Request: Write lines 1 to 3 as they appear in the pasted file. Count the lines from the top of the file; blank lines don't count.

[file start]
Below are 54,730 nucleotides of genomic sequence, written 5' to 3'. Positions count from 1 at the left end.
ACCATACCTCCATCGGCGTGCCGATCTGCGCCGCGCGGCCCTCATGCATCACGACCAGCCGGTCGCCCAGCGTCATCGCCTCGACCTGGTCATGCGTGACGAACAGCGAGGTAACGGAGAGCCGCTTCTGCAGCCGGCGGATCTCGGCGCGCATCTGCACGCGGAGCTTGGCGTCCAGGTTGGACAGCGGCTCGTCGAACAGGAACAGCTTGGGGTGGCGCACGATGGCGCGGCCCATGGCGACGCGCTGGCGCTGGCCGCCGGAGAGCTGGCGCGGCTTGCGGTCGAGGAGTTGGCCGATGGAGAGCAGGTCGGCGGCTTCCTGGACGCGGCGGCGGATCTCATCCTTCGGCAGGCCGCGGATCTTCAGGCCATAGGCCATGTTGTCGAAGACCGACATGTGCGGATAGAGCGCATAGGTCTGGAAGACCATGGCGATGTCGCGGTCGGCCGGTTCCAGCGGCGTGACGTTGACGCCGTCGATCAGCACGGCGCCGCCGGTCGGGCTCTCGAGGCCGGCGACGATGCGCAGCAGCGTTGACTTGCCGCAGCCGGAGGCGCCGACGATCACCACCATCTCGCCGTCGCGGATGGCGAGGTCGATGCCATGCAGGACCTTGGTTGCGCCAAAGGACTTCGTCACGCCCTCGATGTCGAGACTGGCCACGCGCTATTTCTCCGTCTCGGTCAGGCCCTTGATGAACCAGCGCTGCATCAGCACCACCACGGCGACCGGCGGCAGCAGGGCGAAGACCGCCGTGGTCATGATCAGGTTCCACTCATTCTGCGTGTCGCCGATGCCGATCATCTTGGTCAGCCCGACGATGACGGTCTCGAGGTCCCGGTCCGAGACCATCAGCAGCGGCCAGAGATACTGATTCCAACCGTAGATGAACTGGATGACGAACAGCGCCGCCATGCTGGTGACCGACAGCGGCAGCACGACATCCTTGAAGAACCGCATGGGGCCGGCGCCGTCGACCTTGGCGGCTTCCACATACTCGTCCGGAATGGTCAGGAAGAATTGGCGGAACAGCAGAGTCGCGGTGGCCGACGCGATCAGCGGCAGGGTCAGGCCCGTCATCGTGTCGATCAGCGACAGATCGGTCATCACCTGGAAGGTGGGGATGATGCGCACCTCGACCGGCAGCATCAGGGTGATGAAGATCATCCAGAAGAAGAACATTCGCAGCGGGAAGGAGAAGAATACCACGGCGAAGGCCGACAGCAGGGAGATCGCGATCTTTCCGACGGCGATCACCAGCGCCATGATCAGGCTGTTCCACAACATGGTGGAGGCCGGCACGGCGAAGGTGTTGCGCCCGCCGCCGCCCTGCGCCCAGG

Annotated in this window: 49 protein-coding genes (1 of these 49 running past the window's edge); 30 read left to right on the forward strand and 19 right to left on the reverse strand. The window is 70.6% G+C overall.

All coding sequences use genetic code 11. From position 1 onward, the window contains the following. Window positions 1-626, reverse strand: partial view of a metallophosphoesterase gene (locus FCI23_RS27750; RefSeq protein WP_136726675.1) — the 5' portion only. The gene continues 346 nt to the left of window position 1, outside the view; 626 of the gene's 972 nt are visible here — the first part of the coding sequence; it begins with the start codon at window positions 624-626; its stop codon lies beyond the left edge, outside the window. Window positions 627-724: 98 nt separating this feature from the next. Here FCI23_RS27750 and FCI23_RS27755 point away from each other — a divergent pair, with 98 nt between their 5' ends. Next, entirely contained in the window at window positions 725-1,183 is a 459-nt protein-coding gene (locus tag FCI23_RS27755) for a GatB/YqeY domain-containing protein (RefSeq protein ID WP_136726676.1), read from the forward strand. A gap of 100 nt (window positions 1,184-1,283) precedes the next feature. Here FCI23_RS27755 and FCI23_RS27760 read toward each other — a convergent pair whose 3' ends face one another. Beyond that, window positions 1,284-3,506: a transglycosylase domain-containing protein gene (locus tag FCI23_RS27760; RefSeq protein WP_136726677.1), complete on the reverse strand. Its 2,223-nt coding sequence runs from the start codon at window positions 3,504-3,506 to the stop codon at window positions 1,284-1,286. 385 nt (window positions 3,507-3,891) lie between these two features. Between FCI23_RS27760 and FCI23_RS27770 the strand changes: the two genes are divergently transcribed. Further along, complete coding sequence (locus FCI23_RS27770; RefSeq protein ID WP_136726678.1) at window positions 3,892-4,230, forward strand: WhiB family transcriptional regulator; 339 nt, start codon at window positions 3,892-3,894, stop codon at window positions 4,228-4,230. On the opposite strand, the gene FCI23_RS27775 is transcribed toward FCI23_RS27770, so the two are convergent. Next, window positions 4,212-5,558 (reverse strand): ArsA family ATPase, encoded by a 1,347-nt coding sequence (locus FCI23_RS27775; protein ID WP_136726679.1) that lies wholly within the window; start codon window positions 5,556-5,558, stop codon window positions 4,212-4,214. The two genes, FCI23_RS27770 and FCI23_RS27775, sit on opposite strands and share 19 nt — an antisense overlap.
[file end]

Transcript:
Below are 54,730 nucleotides of genomic sequence, written 5' to 3'. Positions count from 1 at the left end.
ACCATACCTCCATCGGCGTGCCGATCTGCGCCGCGCGGCCCTCATGCATCACGACCAGCCGGTCGCCCAGCGTCATCGCCTCGACCTGGTCATGCGTGACGAACAGCGAGGTAACGGAGAGCCGCTTCTGCAGCCGGCGGATCTCGGCGCGCATCTGCACGCGGAGCTTGGCGTCCAGGTTGGACAGCGGCTCGTCGAACAGGAACAGCTTGGGGTGGCGCACGATGGCGCGGCCCATGGCGACGCGCTGGCGCTGGCCGCCGGAGAGCTGGCGCGGCTTGCGGTCGAGGAGTTGGCCGATGGAGAGCAGGTCGGCGGCTTCCTGGACGCGGCGGCGGATCTCATCCTTCGGCAGGCCGCGGATCTTCAGGCCATAGGCCATGTTGTCGAAGACCGACATGTGCGGATAGAGCGCATAGGTCTGGAAGACCATGGCGATGTCGCGGTCGGCCGGTTCCAGCGGCGTGACGTTGACGCCGTCGATCAGCACGGCGCCGCCGGTCGGGCTCTCGAGGCCGGCGACGATGCGCAGCAGCGTTGACTTGCCGCAGCCGGAGGCGCCGACGATCACCACCATCTCGCCGTCGCGGATGGCGAGGTCGATGCCATGCAGGACCTTGGTTGCGCCAAAGGACTTCGTCACGCCCTCGATGTCGAGACTGGCCACGCGCTATTTCTCCGTCTCGGTCAGGCCCTTGATGAACCAGCGCTGCATCAGCACCACCACGGCGACCGGCGGCAGCAGGGCGAAGACCGCCGTGGTCATGATCAGGTTCCACTCATTCTGCGTGTCGCCGATGCCGATCATCTTGGTCAGCCCGACGATGACGGTCTCGAGGTCCCGGTCCGAGACCATCAGCAGCGGCCAGAGATACTGATTCCAACCGTAGATGAACTGGATGACGAACAGCGCCGCCATGCTGGTGACCGACAGCGGCAGCACGACATCCTTGAAGAACCGCATGGGGCCGGCGCCGTCGACCTTGGCGGCTTCCACATACTCGTCCGGAATGGTCAGGAAGAATTGGCGGAACAGCAGAGTCGCGGTGGCCGACGCGATCAGCGGCAGGGTCAGGCCCGTCATCGTGTCGATCAGCGACAGATCGGTCATCACCTGGAAGGTGGGGATGATGCGCACCTCGACCGGCAGCATCAGGGTGATGAAGATCATCCAGAAGAAGAACATTCGCAGCGGGAAGGAGAAGAATACCACGGCGAAGGCCGACAGCAGGGAGATCGCGATCTTTCCGACGGCGATCACCAGCGCCATGATCAGGCTGTTCCACAACATGGTGGAGGCCGGCACGGCGAAGGTGTTGCGCCCGCCGCCGCCCTGCGCCCAGG

Annotated in this window: 49 protein-coding genes (1 of these 49 running past the window's edge); 30 read left to right on the forward strand and 19 right to left on the reverse strand. The window is 70.6% G+C overall.